If that happened, what would be your reaction?

    The fact is, we damn well paid full retail for that sign, and then some. What objection do you have to us demanding that the sign be of first quality, and not some kind of factory second?

    Newsflash?

    And what's your point?

    That for taxpayers to demand accountability and value for our dollar is not appropriate? Whether it's $500 for a street sign that looks like a factory second, or $15 billion for a tunnel that leaks, we have every right (and even an obligation) to demand better.

    Deja vu

    Your point is?

    And your point being?

    what's your point?

    You're beginning to sound like it's difficult for you to figure out what people are talking about. Maybe you should just try listening for awhile.

    Coincidence?

    I'm sure it's just complete coincidence that there are three different anonymous posters saying the same thing over and over with similar writing styles. Try creating an account and a pseudonym if you don't want people to assume that you're responsible for all the identical whines in this thread.

    Actually, unless somebody has hard evidence to the contrary,

    it's most likely this sign was fabricated by the City sign shop with materials on hand, and not by an outside sign contractor at full retail prices. Most likely this was done to replace a sign that had been damaged or was stolen.

    That would most likely explain why an 8 inch blank was used instead of a 12 inch blank, the apparent hand application of individual lettering (most contractors fabricating these signs in quantity use an automated fabrication process known in the industry as "electrocut" - the Appleton Street sign wasn't made with this process), and why similar sized and font signs haven't yet been showing up en masse in the South End or other parts of Boston.

    And your point being?

    You think that the guys in the city sign shop are untrained kids making minimum wage? They're highly paid (hence the comment about "full retail and then some"); producing professional-looking signs ought to be table stakes; calling them out when the fail is entirely reasonable.

    Attn: The homebound citizen bearing a grudge

    I assume that you are homebound. This can be the only explanation for your obsession with this sign.

    Here are the facts as presented: The sign disappeared. It was replaced with one that no only spelled the street name properly, but legibly. Your quibbles about font and kerning aside, the sign performs its function as intended.

    I'm going to make this declaration and I want you to read each portion of it down to the punctuation: Your complaints are now my targets. For each that appears, I will file a counter-complaint about said complaint. I will note that the missing sign was replaced, the replacement sign is properly spelled and legible and that I have it on good information that someone intends to steal it to rectify a font and kerning issue.

    I will then direct them to your complaint. This may seem counterproductive and a complete waste of city time and resources. I feel the same way about your complaint. However, I am willing to dedicate the time and energy to this pursuit just to point out the folly of your own.

    You are a neighborhood nabob. Your trivial grievances are not worth the bandwidth expended to write them.

    Please do not respond. Your entire line of argument has grown tiresome.

    still no excuse

    A city with more than 600,000 people should have its own sign shop, with proper sign CAD software.

    Much smaller municipalities are able to get this stuff right.

    And that right there....

    ... is the kind of positive, constructive civic engagement we love to see around here.

    Citizen: Hey, the way the city does x is kinda a waste of money and produces crappy results.

    Hack apologist: We've always done it that way.

    Citizen: Look, plenty of other places seem to get it right.

    Hack apologist: Eff you. You don't like it, then move.

    Maybe the complainant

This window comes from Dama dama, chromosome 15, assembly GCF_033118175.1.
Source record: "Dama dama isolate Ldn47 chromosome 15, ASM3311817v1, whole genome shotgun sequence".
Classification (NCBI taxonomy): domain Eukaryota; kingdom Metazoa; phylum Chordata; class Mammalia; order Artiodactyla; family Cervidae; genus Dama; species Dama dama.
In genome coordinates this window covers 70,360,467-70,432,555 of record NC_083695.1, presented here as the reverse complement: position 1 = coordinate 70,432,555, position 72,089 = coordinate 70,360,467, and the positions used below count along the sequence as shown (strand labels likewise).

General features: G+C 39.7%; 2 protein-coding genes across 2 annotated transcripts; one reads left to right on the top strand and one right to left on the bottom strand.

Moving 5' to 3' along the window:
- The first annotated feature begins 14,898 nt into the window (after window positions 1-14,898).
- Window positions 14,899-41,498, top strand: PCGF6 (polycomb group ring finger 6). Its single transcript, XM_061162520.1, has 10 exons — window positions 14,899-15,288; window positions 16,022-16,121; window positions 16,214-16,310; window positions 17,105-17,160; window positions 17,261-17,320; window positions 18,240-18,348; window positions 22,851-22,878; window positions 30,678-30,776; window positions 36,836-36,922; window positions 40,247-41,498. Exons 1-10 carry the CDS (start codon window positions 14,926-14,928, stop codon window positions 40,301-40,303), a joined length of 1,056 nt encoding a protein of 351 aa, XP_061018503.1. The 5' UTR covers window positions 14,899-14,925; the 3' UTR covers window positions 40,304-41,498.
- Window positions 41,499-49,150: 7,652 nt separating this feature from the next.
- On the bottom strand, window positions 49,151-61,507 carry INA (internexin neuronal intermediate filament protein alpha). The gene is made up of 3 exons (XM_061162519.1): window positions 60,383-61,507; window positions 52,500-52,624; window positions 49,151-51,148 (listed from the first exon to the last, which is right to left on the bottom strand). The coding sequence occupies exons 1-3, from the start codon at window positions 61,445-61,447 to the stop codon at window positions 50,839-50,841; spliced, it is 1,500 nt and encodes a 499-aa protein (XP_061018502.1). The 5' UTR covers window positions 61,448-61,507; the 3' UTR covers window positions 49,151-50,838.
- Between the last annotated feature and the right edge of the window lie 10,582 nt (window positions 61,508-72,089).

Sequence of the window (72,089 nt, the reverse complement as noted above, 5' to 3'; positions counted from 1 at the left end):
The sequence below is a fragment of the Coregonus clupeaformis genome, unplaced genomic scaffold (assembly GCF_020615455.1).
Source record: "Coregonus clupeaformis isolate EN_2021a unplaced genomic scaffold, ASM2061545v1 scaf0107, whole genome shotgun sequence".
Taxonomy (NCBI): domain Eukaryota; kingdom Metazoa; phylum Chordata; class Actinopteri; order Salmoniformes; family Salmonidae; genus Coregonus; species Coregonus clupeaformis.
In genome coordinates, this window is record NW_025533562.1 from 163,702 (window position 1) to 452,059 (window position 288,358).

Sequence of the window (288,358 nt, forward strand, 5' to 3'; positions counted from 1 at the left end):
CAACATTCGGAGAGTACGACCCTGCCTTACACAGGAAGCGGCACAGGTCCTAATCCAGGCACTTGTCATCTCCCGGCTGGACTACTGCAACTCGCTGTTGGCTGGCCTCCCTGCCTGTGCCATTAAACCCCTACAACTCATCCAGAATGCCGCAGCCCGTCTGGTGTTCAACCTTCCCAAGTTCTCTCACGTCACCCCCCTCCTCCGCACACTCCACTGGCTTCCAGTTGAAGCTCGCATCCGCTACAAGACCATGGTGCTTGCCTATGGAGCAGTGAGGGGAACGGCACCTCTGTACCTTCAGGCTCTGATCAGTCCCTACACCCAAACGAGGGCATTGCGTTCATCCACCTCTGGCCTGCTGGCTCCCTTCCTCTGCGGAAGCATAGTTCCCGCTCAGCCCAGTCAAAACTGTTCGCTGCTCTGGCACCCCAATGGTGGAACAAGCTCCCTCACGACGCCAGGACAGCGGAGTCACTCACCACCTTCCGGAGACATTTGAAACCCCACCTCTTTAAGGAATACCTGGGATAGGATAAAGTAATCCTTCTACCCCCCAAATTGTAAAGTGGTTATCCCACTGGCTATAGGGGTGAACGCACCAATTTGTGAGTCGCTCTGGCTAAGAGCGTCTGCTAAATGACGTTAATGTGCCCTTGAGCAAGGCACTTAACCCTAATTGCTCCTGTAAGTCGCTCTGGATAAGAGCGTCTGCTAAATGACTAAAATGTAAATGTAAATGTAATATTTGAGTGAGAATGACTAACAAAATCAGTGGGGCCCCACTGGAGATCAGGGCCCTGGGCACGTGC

has a lot of free time on her hands, what with the nanny taking care of the kids, the housekeeper cleaning the condo, the new 2nd Buttery location siphoning off some of the wait time from the original Buttery location, so she could compain about things like this.

    Meanwhile, there are kids a block away who have no food on their table, but let's complain again about a street sign's font!

    ONLY IN THE SOUTH END!

    Woo Hoo!

    So, as the author of a couple of the snarky anon comments, but by no means all of them, let me say:

    1. I think the original guy/gal who keeps reporting the same sign via citizens connect is at best a harmless doofus and probably more likely an annoying jerk
    2. I think the people on uHub who seem to get incensed at entirely legitimate CC complaints: trash not picked up, bad pavement patch, pothole, etc. are really, badly, part of the problem. (although I'll admit to being a little vague as to what exactly the problem is.)
    3. I get a fleeting and perhaps unhealthy, but nevertheless real pleasure from spinning up the latter group of people.
    4. Fuck the old-style "MYOB and never, ever try to change anything or do anything to improve your neighborhood in any way; never speak up for your fellow taxpayers against waste; never demand competence from the city government or its employees." attitude and everyone who espouses it.

    I think the real issue

    is with #4. I can't speak for everyone, obviously, but I think what is causing the snarky responses like mine is the fact that "improv[ing] your neighborhood" is a relative thing. Some of us think that focusing city resources on crime reduction, livability issues like street and sidewalk repairs, proper trash pickup, etc are what improve a neighborhood (thus I think your point #2 is entirely spot on).

    This person thinks that spending MORE money to remake a sign that is perfectly functional, just *slightly* tweaked (I mean, really, it is hardly noticeable) is what improves a neighborhood. And believes it so strongly that they will keep filing complaints and jam up resources that could go to more important issues.

    To be fair, I don't have much of a dog in this fight; as my username suggests, I live on the other side of the river, where our city is run well and doesn't suffer foolish requests like this. But it is tons of fun to watch and enjoy!

    A little late to the party...

    But this was just too relevant:

    IMAGE(http://imgs.xkcd.com/comics/kerning.png)

    I get the person who made the complaint- the sign is jarring- and it's just further proof as to the carelessness of a lot of the city's departments. Does it mean much in the grand scheme of things? No. But is it still annoying? Yes.